NORTH PLAINS, Ore. -- Paula Creamer, reigning U.S. Women's Open champion -- it has a nice ring to it.
That and a proper LPGA membership credential will grant you access to the Safeway Classic's media and interview room this week.
The first-time major winner, on her way to meet with reporters on Thursday afternoon, was not carrying her player's badge. And to the efficient security guard watching the door inside the Pumpkin Ridge clubhouse, the Pink Panther's pink ponytail ribbon was not good enough.
At least until everyone inside started vouching for her.
The amusing incident aside, Creamer's stock is on the rise on the LPGA Tour.
Her ninth victory, the biggest of her career, vaulted her from the 13th in the Rolex Rankings to solidly into the top 10 at No. 7.
And added a certain credibility.
"Everybody's very supportive of what you do," Creamer said. "People know I worked pretty hard to get that first major.
"But there is a respect level because we're all athletes out here, all trying to be as good as we can possibly be. And when somebody does a good thing, you have to kind of call it out on them. Yani (Tseng) has won two majors this year. That's awesome. You like to see people achieve dreams and goals.
"But it is a different feeling. I've been out here a while so it's neat, having a major."
Creamer said she still feels the buzz from her early-July win at Oakmont but now faces another tough decision about her surgically repaired left thumb, an injury that kept her out of action for four months earlier this year.
Creamer said Thursday that pain has returned. She visited her doctor after finishing tied for 21st a the British Open three weeks ago. She believes there is no new damage but that the healing process just needs more time.
"Everything looks pretty good in there," she said. "It just hasn't had much time to heal. I'm going to figure out what to do after Canada and we'll come up with a decision after that."
Creamer did say she's still a go for next week's CN Canadian Open at Winnipeg's St. Charles Country Club but that she doesn't believe her game is 100 per cent.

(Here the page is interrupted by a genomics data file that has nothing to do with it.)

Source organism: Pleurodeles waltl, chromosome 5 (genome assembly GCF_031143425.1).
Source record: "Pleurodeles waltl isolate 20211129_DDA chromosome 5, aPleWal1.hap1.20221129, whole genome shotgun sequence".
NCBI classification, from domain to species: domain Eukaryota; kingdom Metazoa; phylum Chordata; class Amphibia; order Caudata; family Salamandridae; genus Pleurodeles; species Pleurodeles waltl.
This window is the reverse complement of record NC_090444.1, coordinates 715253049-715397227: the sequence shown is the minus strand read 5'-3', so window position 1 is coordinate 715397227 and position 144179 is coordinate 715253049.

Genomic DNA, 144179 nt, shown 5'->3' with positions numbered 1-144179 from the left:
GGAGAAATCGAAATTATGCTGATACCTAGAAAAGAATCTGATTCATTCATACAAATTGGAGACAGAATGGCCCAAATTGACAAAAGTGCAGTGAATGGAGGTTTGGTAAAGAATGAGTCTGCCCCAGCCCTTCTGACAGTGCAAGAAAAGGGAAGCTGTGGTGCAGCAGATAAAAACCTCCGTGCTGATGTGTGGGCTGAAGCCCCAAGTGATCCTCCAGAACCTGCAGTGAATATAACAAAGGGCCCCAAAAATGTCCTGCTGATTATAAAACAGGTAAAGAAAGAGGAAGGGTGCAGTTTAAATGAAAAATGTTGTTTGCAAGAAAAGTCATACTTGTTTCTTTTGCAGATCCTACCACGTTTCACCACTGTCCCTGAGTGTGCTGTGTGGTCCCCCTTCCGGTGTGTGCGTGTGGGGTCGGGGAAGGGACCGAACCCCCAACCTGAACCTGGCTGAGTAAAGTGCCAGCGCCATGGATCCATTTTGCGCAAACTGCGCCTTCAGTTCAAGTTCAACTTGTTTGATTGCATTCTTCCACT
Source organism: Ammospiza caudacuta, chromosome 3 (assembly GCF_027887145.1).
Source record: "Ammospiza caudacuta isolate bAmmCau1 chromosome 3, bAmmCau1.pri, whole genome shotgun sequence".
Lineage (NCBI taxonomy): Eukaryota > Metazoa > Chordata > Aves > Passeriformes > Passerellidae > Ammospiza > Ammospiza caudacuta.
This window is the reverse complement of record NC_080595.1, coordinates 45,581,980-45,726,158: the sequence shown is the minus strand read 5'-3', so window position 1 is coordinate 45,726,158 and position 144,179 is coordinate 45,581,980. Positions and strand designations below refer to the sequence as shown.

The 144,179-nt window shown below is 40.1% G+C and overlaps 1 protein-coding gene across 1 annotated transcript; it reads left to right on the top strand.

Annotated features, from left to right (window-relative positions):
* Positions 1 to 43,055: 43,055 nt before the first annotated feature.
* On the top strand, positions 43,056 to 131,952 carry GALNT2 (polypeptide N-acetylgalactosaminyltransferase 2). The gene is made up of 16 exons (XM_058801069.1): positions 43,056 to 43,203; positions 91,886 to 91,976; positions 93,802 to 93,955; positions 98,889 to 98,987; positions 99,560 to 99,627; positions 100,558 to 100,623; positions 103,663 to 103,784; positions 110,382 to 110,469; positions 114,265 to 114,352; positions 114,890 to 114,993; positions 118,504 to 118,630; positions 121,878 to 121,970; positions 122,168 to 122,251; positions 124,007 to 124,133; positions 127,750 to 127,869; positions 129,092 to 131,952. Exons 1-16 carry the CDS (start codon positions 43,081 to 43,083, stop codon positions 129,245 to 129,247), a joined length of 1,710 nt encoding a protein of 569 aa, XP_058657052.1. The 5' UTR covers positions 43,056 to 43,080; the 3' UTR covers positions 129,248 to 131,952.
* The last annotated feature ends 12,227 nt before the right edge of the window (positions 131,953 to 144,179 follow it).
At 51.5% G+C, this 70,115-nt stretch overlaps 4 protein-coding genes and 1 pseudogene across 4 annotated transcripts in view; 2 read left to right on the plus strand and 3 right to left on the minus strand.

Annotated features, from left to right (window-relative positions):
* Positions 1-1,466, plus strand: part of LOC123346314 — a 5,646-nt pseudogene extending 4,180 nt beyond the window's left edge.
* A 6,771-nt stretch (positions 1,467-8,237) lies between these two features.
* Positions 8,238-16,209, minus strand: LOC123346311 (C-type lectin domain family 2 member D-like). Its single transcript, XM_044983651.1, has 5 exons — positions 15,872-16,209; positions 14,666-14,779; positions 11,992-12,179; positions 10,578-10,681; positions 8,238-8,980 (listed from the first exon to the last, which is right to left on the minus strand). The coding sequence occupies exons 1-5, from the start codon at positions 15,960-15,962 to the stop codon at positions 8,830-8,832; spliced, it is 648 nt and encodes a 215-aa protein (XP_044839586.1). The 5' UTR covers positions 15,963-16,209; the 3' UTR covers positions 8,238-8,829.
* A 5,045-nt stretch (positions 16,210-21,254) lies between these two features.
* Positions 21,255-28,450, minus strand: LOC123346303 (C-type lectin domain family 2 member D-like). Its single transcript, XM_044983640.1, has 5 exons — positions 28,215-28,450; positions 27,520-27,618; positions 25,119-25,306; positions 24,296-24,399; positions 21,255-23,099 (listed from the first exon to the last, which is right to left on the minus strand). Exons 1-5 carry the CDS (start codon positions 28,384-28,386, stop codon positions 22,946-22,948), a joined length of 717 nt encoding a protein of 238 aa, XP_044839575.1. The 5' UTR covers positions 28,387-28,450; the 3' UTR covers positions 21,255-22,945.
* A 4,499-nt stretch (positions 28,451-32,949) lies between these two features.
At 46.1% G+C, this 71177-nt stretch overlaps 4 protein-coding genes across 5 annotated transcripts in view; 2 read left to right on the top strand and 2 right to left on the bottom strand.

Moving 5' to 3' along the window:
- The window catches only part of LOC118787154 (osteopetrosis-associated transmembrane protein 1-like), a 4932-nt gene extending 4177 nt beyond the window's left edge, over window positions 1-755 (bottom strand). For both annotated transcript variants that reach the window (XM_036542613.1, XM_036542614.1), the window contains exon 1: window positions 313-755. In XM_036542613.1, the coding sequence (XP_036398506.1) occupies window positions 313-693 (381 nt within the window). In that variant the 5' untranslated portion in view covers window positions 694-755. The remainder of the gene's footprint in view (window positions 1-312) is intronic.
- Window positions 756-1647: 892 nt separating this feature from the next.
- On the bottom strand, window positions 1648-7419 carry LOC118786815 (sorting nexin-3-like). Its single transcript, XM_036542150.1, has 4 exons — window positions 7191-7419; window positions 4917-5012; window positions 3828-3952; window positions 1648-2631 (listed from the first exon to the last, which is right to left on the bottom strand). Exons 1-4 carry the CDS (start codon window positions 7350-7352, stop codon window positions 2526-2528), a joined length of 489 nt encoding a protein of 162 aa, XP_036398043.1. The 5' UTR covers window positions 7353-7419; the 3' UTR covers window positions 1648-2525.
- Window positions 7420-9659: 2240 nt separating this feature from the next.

"It's affecting a lot how I play," Creamer said. "It hurts. I was getting my distance back but I'm kind of going backwards now. I've lost 20 yards, 25 yards off the tee. It hurts so bad off the tee I can't really go after it as much as I would like.
"It just needs to heal. It's so swollen, it doesn't have any time to get better. That's the hard thing. They said it was going to take a year, so this is just the beginning of it."
After the major win, Creamer is still a couple of points, on average, from jumping into the now-weekly jockeying for the women's No. 1 world ranking, a place she said "dying" to reach.
"I'm dying to get into that mix," Creamer said. "It's hard but I know that right now I have to listen to my body and to what's happening. This is a problem I don't want to come back in five or six years. I want to fix it now, so if I do have to go backwards a bit, it's part of the process.
"I've never made it a secret I want to be the No. 1 player in the world and I do want to stay there for a long time."
The rankings and the CN Canadian purse of US$2.25 million are items that have Creamer's attention for next week.
And the fact that the championship is being played on a traditional, old golf course is another.
"I grew up on an old-style, traditional golf course, tree-lined and with kind of small greens with big undulations," she said. "Oakmont just fit my eye. I've always done better on (old courses). The harder the golf course, the better I seem to play. I like it when three- or four-under wins. Twenty-under-par just brings so many more people into contention."
NOTES: The LPGA Tour has chartered a plane to take players and staff from Portland to Winnipeg on Sunday night, after the conclusion of the Safeway Classic...Next week, St. Charles has a somewhat unusual configuration where there are back-to-back par-5 holes, Nos. 13 and 14. Here at the Ghost Creek course at Pumpkin Ridge this week, there are three par-5's in a row, Nos. 8, 9 and 10, which will be key moments in most rounds...The power of British Open winner Tseng reached around the globe to her home country, Taiwan. "Lots of people were crying because I was crying on 18," Tseng laughed on Thursday.